The Historical Hurricane

Two new storms — Philippe and Rita — have come to life. Next on the list would be Stan. Stan, the casual hurricane. Of course, there’s not much in these storm names. The relaxed-sounding Mitch (1998) spawned a disaster in Central America that in many ways dwarfs the impact of Hurricane Katrina.

There’s all sorts of documentation about who chooses the names and what the names are. The basic principles in naming are first to create a universal reference for forecasters and other officials and second to personify the storm in a way that makes the phenomenon concrete for the public. However, I haven’t come across any explanation of how the actual names are picked — how Mitch or Stan make it, for instance, and Mikhail and Shlomo don’t. Mostly it’s the desire to keep the names short and sweet and familiar.

But do you want a storm to sound friendly? I mean, Katrina had previous connotations for me that made it easy to imagine the storm as an awesome and potentially destructive force of nature. But Stan? What does that bring to mind? Stan Laurel. He might get you into trouble with the wife, but how much real damage could he do?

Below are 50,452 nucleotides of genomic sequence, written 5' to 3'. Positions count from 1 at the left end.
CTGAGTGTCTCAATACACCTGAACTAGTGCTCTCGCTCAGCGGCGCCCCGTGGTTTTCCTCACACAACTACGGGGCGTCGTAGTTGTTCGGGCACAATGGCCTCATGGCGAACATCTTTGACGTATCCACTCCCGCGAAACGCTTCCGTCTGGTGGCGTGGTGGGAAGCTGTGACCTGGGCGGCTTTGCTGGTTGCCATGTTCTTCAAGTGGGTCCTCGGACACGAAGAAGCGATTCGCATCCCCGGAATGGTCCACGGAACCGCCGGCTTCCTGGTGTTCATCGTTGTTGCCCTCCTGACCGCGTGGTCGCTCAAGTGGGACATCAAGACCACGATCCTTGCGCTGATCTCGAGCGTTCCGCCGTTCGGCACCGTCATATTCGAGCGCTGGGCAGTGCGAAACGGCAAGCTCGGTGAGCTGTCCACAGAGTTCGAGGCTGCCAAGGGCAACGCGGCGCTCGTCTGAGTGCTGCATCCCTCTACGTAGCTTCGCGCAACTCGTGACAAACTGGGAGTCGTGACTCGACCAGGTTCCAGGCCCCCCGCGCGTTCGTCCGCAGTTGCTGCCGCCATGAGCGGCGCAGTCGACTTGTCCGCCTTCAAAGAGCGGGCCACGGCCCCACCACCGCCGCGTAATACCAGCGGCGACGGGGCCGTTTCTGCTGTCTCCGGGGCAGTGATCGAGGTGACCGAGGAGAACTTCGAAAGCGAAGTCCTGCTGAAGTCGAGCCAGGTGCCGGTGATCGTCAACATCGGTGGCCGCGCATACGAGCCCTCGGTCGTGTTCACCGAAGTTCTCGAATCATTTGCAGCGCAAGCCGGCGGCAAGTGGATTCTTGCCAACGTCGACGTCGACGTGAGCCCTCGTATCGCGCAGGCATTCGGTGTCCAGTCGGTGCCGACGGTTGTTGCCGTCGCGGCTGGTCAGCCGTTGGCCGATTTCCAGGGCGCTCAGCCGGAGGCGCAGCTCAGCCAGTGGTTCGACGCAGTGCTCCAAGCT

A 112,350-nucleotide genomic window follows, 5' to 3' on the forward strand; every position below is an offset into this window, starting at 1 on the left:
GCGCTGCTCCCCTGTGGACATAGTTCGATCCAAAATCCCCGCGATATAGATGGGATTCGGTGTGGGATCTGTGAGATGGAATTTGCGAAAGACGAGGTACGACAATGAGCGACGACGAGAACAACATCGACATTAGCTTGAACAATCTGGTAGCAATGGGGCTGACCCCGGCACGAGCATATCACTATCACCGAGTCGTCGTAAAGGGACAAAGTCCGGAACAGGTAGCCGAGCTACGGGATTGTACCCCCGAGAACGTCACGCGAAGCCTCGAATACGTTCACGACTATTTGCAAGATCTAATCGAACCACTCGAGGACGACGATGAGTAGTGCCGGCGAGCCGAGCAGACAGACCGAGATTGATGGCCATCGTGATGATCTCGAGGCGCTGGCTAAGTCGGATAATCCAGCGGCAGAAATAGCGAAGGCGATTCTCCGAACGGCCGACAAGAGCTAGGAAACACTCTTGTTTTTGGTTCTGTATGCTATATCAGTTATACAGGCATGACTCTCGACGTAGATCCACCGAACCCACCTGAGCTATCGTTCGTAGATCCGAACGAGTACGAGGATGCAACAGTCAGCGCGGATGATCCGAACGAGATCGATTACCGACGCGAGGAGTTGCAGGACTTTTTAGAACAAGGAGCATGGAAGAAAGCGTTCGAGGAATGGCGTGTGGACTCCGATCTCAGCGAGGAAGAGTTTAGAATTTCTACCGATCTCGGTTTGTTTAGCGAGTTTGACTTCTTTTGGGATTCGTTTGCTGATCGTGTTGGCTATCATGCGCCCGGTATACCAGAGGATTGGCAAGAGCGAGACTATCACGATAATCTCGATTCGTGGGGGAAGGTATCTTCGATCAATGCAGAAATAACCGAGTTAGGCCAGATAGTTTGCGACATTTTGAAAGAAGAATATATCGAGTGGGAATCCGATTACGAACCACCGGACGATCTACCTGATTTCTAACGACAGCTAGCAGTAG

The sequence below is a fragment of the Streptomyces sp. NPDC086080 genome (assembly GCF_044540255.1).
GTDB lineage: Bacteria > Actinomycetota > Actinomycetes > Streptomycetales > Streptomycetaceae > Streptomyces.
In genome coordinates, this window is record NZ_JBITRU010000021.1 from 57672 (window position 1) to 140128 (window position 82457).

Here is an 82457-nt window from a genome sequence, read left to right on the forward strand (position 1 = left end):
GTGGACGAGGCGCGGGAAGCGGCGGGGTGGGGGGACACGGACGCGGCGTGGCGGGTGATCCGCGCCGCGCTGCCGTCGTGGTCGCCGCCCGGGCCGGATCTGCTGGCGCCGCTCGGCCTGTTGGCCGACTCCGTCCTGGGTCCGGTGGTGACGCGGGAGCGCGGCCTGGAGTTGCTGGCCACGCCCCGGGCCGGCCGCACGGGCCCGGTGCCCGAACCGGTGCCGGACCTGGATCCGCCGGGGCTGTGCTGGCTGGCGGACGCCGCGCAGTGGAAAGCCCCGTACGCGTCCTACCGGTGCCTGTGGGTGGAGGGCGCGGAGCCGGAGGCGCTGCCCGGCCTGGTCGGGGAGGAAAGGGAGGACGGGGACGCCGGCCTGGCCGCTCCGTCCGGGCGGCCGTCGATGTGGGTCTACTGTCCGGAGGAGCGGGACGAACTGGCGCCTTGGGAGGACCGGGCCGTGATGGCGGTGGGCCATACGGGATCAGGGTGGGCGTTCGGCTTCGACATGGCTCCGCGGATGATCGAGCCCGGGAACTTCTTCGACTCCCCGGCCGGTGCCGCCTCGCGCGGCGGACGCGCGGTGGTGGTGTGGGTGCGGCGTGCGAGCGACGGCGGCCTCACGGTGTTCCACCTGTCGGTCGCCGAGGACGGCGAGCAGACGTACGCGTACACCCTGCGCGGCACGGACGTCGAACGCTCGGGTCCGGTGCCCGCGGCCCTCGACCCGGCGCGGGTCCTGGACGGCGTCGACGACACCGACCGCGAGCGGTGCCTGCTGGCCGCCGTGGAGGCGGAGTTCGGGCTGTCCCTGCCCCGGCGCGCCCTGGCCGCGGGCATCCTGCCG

Which is why I’ve always (privately, until now) advocated a system that uses names of particularly destructive people — anyone from big-league despots down to well-known criminals. Hurricane Stalin. Hurricane Huberty. That way, you could convey the potential menace of tropical cyclones and deliver a history lesson at the same time.

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4 Replies to “The Historical Hurricane”

  1. Additional thought, after clicking on the Huberty link: Remarkable how those guys (all guys) fade from memory so quickly. Whitman, Speck, Harris & Klebold, Furgeson — those are the ones I can immediately link to a specific spree. The rest, it’s a case of clicking on the name and giving it the ol’, “Oh, yeah, that atrocity that rocked the nation’s soul for a few hours.”

  2. In order:
    –Yep: KH.
    –I think our reaction to the mass killings has changed in some way. When the Whitman incident occurred, it was a national shock and people were shaken for a while. Now, “going postal” has long since become a joke. Incidents like Columbine show that the capacity for shock and outrage are still there, but it’s almost like it takes something really over the top that people haven’t thought of before to have that kind of impact. Timothy McVeigh. Waco (incident of a different nature — but think about it). 9/11.

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